Will sportfishing be unsustainable?

The cover of the 2015 Alberta Guide to Sportfishing Regulations brought an agonized, involuntary groan from deep within me: a gorgeous portrait of a native fish — an Arctic grayling — a too-frequent sign in recent years of another native species in such trouble that yet another zero limit is being imposed on anglers.

The cover of the 2015 Alberta Guide to Sportfishing Regulations brought an agonized, involuntary groan from deep within me: a gorgeous portrait of a native fish — an Arctic grayling — a too-frequent sign in recent years of another native species in such trouble that yet another zero limit is being imposed on anglers.

Inside, the “Message from the Minister” confirms the worst, that the provincial Fish Sustainability Index shows “overall declines in Arctic grayling populations,” therefore “we are implementing a province wide catch —and — release regulation to better protect this species.”

Sixty years ago, more and less, Rocky Mountain whitefish were erroneously called “grayling” in Southern Alberta, just as walleye were misnamed “pickerel.”

As an uppity kid who knew the truth, I corrected adults about our walleye catches, and particularly yearned to quest for the holy grayling, the real thing, the Arctic grayling.

Forty-five or so years ago, the late Bob Tanghe of Edson, farmer-conservationist bighorn hunter, took pity and invited me and our mutual friend, Carl Hunt, the Alberta fisheries biologist stationed in Edson, to go Arctic grayling fishing with him in September.

It poured that summer and Carl and I noticed swathed grain steaming after the three days of hot sunshine as we drove into the Tanghe farm.

We suggested Bob should probably not go fishing, even offered to help turn the swathes.

“No thanks,” Bob Tanghe said, then uttered pure wisdom: “there’s always work; who knows how long we’ll be able to go fishing?”

So we slewed and slid a maze of resource roads all spilling impure mud and other crud into every watercourse, then hiked other grids of cut lines, finally arriving on the bank of a cold and grey Berland River.

Fishing was slow, but I did catch my first two or three gorgeous Arctic grayling and as many of Alberta’s only native rainbow trout, the Athabasca rainbow, fully mature fish at about 25 cm, still with the characteristic parr marks along their sides.

In his message, the minister tells us “we are progressing with plans to stock new trout species such as the Athabasca rainbow trout.”

Why bother? Where are you going to put them?

It is one of our oldest fish species, and we have allowed the forestry and energy industries to destroy its natural habitat with too many badly designed roads always with hanging culverts that stop spawning runs.

Here’s what the 2015 Barry Mitchell’s Fishing Guide has to say about the Berland River today: “It took 20-plus years of management to get populations to rebound to where they are today. … This is a sensitive watershed and land use and road density is pushing grayling populations.”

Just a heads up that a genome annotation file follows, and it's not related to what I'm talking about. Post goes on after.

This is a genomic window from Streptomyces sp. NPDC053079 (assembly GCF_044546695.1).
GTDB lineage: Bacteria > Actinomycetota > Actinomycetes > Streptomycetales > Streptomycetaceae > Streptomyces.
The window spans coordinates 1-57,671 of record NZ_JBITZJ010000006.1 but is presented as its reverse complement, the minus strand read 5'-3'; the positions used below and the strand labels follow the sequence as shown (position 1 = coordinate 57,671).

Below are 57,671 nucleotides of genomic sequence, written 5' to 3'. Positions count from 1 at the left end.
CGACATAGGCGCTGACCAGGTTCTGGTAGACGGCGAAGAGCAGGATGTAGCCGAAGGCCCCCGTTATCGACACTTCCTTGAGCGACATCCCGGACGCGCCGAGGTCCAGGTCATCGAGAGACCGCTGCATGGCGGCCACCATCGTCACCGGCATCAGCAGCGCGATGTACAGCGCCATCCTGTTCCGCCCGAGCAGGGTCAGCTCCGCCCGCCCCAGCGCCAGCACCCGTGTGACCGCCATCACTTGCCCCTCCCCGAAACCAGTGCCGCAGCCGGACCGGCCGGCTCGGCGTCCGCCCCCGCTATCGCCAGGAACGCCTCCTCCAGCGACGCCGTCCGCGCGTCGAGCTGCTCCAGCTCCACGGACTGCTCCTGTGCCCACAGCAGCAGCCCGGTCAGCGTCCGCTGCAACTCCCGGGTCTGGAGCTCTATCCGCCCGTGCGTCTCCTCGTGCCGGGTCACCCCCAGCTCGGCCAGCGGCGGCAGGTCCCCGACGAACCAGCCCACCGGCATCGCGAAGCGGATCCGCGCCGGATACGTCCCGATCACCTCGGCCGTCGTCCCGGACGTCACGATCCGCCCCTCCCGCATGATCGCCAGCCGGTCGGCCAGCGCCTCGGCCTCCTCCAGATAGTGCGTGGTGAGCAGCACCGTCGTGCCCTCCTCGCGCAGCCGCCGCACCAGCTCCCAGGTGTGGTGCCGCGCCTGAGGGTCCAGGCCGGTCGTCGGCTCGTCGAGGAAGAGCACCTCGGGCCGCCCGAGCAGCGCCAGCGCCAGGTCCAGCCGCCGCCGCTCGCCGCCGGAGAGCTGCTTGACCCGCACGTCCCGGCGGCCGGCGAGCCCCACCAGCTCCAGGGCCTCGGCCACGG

In his message, Minister Kyle Fawcett lauds the updated Fish Conservation and Management Strategy for Alberta, but increasingly angry anglers are saying we don’t need officials dinking away on computers in Edmonton; what we need are more biologists in the field trying to prevent the known damage being done to our fish habitats.

Hidden Creek, in the south, for example, spawning stream for 70 per cent of the bull trout in the Oldman watershed, is being destroyed by Mickey Mouse logging’s ruinous practices of cutting too close and on too steep slopes.

The Little Smoky River, North America’s first catch and release Arctic grayling fishery, is likewise being destroyed, plus thousands of cubic yards of water withdrawn for fracking.

The only real good news in this year’s Guide may have come by accident out of the Red Deer River oil spill in 2012: the whole watershed has been catch and release since, while “they” determined, finally, that the fish were safe to eat.

So the old rules are back, except that the formerly ruinous rule allowing of the killing of two brown trout per day after June 16 on the North and South Raven Rivers, provided they were more than 40-cm long is gone; whether accidentally, like mandatory barbless a couple of years ago, or wisely on purpose, we’ll never know.

We still have the harmful zero limits on Prairie Creek, and on walleye below the Dickson Dam down to Tolman Bridge, and the ridiculously low non-resident Canadian licence fee and free fishing for resident anglers over 65.

As I hunted for this year’s guide, licence vendors and government employees were telling me that the magazine is on borrowed time and will become a thing of the past.

Rob Miskosky, Guide publisher, points out that they don’t cost the government a penny to produce, but that at least one government official doesn’t like the advertising content that pays for the publication.

“But not everybody wants to go online or use their phone to access the regulations,” Miskosky says, “me included; it will cause an uproar if the hard-copy regs aren’t produced.”

Bob Tanghe wasn’t just thinking of death, illness and old age as reasons why we may not always be able to go fishing.

The former minister outlawed commercial fishing because it is unsustainable.

If we don’t make big changes in the way we treat fish habitats, how long will we be able to keep going before sport fishing becomes unsustainable because all the fish are either “at risk,” “threatened,” or “endangered?”

Bob Scammell is an award-winning columnist who lives in Red Deer. He can be reached at bscam@telusplanet.net.